A Poem

Standard

I’ve never been a poet. Although I’m a voracious reader I admit that I never got into poetry. I definitely have poems I enjoy, mostly because they sound pretty or because I heard a fantastic reading of it, and like any writer I’ve dabbled in a poem or two, primarily for my own collection and expression. My poems are mediocre at best. Most fourth graders could produce the same kind given the appropriate breadth of vocabulary and a rhyming dictionary. My favorite poet is Shel Silverstein for heaven’s sake. If you’ve never been introduced to the world of Shel Silverstein, welcome to the world and I’m glad you’ve come out from that rock, first of all. Second of all, he is just a touch more complicated and mature then Dr. Seuss. Less made up words, equally ridiculous topics.

I think my biggest problem with poetry is that I just don’t get it. Not the elemental stuff. The basic elements and structure of poetry I understand just fine. I did pay attention at least half the time in my English Lit courses in school. Meter, rhyme, half-rhymes, alliteration, onomatopoeia; those I get. It’s the second and third and fourth meanings buried within the stanzas that stump me. If the poem is about a tree then I’m going to go ahead and believe the poet was particularly moved by an actual tree. If this poetic tree is supposed to represent a commentary on the inner struggle of the poet attempting to deal with losing respect for his mother after she backed over the family cat with the mini-van, you’ve completely lost me. What was wrong with a poem about a tree? It was pretty until we got into all that. Now it makes me mad and I simply don’t care anymore. Tree, cat, mother, bah. And at any rate, how do we know that what the poet was talking about, particularly if said poet is dead? Maybe it was just about an ever-loving tree.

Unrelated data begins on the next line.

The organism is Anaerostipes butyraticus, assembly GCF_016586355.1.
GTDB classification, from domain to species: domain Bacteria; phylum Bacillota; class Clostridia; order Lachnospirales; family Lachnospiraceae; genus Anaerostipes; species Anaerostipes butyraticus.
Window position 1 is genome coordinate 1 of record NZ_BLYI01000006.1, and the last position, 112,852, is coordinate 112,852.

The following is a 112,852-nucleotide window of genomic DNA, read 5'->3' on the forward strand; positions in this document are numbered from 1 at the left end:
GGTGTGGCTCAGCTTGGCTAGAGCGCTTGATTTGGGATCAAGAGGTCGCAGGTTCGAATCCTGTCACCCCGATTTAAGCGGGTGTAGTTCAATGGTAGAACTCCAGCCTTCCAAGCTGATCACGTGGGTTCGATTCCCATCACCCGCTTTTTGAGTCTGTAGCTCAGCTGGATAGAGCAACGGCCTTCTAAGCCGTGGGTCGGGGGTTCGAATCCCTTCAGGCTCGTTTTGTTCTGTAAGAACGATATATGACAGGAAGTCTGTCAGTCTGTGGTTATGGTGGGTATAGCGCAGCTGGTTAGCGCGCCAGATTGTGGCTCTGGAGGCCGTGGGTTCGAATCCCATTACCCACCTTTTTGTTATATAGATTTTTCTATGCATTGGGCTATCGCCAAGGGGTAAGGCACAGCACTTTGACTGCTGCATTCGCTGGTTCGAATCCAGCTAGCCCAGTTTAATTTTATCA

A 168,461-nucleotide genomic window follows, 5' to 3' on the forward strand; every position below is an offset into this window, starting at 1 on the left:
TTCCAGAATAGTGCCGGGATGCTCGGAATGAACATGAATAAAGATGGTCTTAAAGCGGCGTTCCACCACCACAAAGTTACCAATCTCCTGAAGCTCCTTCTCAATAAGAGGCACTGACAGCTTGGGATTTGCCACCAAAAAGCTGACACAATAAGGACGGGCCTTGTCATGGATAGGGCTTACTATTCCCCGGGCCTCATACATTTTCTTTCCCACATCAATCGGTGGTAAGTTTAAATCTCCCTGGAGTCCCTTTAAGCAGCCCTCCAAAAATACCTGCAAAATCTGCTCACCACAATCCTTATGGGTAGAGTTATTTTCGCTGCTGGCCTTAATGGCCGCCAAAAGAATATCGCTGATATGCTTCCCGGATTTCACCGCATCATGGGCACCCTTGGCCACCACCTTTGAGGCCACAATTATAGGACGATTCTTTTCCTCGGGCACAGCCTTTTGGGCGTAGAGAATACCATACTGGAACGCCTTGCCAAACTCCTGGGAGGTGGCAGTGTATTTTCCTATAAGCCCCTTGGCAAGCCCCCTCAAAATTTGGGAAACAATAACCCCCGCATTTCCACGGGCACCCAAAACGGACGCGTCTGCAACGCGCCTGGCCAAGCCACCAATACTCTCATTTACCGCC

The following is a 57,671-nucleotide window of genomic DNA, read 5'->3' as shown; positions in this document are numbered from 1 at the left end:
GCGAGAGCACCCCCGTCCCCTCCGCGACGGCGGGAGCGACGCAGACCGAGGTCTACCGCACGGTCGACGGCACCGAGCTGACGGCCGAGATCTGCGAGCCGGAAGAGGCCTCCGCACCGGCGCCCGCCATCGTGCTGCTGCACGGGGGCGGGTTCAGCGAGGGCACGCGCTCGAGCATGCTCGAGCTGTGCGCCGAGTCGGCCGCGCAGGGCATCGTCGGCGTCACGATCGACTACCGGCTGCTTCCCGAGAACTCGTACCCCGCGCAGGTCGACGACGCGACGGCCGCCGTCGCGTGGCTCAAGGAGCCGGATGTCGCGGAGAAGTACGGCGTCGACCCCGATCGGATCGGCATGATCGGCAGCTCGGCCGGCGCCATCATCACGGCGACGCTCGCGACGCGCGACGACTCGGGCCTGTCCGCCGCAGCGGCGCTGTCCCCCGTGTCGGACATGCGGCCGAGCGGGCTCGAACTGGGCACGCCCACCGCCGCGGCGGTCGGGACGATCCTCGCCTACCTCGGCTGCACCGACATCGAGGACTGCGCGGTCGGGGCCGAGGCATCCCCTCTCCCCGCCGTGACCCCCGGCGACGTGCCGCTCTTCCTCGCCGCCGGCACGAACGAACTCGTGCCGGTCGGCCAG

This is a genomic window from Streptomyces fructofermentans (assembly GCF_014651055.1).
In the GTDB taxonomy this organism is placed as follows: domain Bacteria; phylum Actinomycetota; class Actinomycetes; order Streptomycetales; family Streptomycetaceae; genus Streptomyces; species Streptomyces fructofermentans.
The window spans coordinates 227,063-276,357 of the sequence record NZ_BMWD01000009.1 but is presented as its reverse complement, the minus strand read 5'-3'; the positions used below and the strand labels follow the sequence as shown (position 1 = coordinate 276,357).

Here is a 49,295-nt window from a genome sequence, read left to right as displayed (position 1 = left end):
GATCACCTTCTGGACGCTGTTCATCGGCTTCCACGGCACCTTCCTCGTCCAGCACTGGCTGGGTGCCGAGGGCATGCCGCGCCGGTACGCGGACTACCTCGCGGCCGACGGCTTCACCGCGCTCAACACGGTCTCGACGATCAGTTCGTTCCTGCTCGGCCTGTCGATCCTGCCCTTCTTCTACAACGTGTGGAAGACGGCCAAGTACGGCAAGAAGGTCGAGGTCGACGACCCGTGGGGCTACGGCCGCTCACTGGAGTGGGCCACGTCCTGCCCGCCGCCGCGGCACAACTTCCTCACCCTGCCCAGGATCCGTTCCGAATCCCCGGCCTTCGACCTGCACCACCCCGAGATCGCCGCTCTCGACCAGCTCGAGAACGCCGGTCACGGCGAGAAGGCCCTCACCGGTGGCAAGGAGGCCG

I also struggle with defining what poetry is. In my head, ignorant it may be, poetry has a rhyme scheme and is normally grouped in stanzas with a predictable meter.

I heard a fly buzz when I died:
The stillness round my form
Was like the stillness in the air
Between the heaves of storm.
From “Dying” by Emily Dickinson

You show me that and I’ll likely say “Oh, that’s a pretty poem.” Several of my friends who claim to thoroughly enjoy poetry (and whom I believe actually do and don’t for one minute doubt either their intelligence or veracity) tell me that what follows is also poetry.

It’s wonderful how I jog
on four honed-down ivory toes
my massive buttocks slipping
like oiled parts with each light step.
From “Animals Are Passing From Our Lives” by Phillip Levine

Ok. I don’t see it. Now this does not mean that I’m saying that isn’t a poem and that poems written like that aren’t good poetry. I’m saying I don’t understand it. I also don’t understand how my car works. Doesn’t mean I’m going to stop driving it. Lots of things I don’t understand serve to improve my life in unspeakable, unknowable ways and I appreciate them. I just don’t get them. So you’ll have to pardon me if my expression goes a little blank if you insist I read this “poem.”

 

 

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